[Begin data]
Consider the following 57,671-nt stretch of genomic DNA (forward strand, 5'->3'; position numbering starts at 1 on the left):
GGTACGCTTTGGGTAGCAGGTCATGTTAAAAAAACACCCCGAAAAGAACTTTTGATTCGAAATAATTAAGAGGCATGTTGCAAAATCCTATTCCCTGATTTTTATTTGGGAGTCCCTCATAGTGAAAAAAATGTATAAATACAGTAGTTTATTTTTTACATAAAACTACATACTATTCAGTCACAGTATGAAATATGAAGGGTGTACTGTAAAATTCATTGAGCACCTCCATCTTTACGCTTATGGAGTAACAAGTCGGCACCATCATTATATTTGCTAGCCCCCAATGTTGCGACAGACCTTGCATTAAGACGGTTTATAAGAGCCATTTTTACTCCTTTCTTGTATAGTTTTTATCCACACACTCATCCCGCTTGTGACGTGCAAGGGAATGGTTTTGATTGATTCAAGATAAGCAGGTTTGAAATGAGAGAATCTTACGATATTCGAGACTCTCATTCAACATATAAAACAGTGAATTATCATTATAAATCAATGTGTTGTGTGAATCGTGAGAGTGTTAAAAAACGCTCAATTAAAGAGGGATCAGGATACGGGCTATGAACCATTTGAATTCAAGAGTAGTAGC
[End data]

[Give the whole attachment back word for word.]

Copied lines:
Consider the following 57,671-nt stretch of genomic DNA (forward strand, 5'->3'; position numbering starts at 1 on the left):
GGTACGCTTTGGGTAGCAGGTCATGTTAAAAAAACACCCCGAAAAGAACTTTTGATTCGAAATAATTAAGAGGCATGTTGCAAAATCCTATTCCCTGATTTTTATTTGGGAGTCCCTCATAGTGAAAAAAATGTATAAATACAGTAGTTTATTTTTTACATAAAACTACATACTATTCAGTCACAGTATGAAATATGAAGGGTGTACTGTAAAATTCATTGAGCACCTCCATCTTTACGCTTATGGAGTAACAAGTCGGCACCATCATTATATTTGCTAGCCCCCAATGTTGCGACAGACCTTGCATTAAGACGGTTTATAAGAGCCATTTTTACTCCTTTCTTGTATAGTTTTTATCCACACACTCATCCCGCTTGTGACGTGCAAGGGAATGGTTTTGATTGATTCAAGATAAGCAGGTTTGAAATGAGAGAATCTTACGATATTCGAGACTCTCATTCAACATATAAAACAGTGAATTATCATTATAAATCAATGTGTTGTGTGAATCGTGAGAGTGTTAAAAAACGCTCAATTAAAGAGGGATCAGGATACGGGCTATGAACCATTTGAATTCAAGAGTAGTAGC